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Originally Posted by jtsims21 View Post
sounds like you have a nice setup.

What I am thinking would be the grant below the mash tun as you describe but using it during mashing to not channel the grain bed so as to get a more even temperature throughout the mash, would this not be true?

The whirlpool effect I am referring to will be in the grant to help separate any particles that get out of the mash tun before they reach the brew kettle. basically the input to the grant is at an angle and will be hard plumbed into the mash tun. Does that make sense?

similar in design to this but with a heating element: http://conical-fermenter.com/wp-content/uploads/2011/02/WG9-wort-grant-35L.jpg
I see what you mean now. I think you mean using a heater in the grant instead of a RIMS tube. That would work. I suppose you could have the drain at the top of the grant so that it is full all the time during the mash. I think it would need a smaller vessel then the 9.2 gallon pot shown in your link, but in principle it sounds like it would work.

The grain bed in the MLT is pretty effective in filtering out the particles, given we recirculate some of the runoff at the beginning of the sparge (vorlauf). I suppose you could eliminate the vorlauf with your method though. There is certainly room for innovation and experimentation here. If you try it, it will be interesting to see what you come up with.
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Old 09-10-2011, 09:33 PM   #5
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If I put the outlet towards the top I wouldn't be able to completely drain it when running the wort off into the brew kettle, that's why I was thinking having a fluid level sensor to turn the pump on and one to turn it off. The element would be turned off when running the wort into the brew kettle, or maybe I could use that to pre-heat and speed up the boil and use the lower sensor to turn the element off also?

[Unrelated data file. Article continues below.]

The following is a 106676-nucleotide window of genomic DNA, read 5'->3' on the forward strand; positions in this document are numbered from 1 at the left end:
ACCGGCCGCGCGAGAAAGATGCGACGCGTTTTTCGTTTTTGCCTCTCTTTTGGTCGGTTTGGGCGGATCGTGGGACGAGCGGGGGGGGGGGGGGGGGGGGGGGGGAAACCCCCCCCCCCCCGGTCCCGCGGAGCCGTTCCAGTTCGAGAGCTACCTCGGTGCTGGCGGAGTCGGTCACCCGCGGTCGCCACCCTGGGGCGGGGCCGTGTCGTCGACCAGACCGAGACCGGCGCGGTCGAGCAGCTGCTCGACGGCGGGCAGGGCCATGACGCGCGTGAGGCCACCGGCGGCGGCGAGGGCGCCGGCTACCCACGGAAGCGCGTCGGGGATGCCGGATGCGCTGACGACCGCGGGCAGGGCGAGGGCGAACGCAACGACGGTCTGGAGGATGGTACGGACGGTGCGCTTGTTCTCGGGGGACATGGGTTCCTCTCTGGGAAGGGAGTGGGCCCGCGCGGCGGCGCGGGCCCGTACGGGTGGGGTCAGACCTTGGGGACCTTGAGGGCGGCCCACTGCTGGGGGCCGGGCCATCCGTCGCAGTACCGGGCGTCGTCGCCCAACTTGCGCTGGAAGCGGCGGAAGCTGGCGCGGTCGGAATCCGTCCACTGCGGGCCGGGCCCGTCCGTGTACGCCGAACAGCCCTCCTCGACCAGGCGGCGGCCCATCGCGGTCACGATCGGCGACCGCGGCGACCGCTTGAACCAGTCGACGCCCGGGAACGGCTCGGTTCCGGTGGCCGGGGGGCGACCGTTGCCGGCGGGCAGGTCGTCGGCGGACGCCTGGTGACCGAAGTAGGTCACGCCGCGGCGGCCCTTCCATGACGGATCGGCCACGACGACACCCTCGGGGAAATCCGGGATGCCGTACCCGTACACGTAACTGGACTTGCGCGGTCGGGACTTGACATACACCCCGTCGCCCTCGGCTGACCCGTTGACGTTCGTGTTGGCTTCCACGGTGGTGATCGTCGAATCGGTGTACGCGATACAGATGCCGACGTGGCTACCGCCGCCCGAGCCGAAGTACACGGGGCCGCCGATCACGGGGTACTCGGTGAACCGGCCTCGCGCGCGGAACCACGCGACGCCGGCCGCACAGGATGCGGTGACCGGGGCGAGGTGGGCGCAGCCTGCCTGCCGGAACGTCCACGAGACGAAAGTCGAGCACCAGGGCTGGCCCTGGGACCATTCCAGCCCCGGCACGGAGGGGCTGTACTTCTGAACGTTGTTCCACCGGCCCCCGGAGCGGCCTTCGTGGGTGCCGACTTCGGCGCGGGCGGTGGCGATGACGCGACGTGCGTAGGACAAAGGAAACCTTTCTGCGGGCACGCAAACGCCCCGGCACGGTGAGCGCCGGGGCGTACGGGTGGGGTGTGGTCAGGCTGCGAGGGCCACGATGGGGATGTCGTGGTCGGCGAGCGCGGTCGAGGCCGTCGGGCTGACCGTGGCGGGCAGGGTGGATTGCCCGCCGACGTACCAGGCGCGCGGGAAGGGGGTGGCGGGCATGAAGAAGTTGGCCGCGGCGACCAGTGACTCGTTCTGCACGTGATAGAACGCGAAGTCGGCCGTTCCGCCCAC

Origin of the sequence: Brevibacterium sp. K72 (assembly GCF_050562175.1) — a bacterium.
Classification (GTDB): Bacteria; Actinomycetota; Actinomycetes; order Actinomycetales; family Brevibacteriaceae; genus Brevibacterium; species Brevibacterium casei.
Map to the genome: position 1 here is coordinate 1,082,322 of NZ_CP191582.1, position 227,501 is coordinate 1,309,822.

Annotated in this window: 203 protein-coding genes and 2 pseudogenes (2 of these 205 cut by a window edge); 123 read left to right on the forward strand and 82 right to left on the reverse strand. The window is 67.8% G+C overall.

Thanks for the input! it will be a little while before that system is up and running to try out but I will sure post the build on here. At the moment I am working through the design to get just what I want before I start building and change my mind.

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Old 09-12-2011, 05:23 PM   #6
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what you are talking about has been done in other equvalent forms many times. you dont specifically need to (or perhapse, shouldnt) use a "grant", or if you do use a "grant" you shouldnt call it that anymore because it will no longer be used in that fashon.

all you are talking about is a HERMS or RIMS setup with a dedicated device for heating (instead of using the HLT like many people do). weather you directly heat the wort with an immersion heater element (RIMS) or run the wort thru a copper coil in a heated water bath (HERMS), the end result is the same.

also- if you are recirculating your mash (like you would be with any of these heater designs), you dont need to whirlpool as the grainbed filters out almost everything by the time you sparge.

this is what I use for HERMS, a $7 walmart steel container, a free copper coil i found, and a $15 element...
http://img.photobucket.com/albums/v239/ghost6303/beer/815d8e29.jpg
http://img.photobucket.com/albums/v239/ghost6303/beer/4032eac7.jpg

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Old 09-12-2011, 05:27 PM   #7
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it would still be a grant durring runnoff and sparge... maybe ill have to give it a new name, call it the hot moma.

If thats not a problem for the recirculation the only concern i would have is the effect of an element on the whirlpool in the grant (when it is used as a grant)

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Old 09-12-2011, 05:59 PM   #8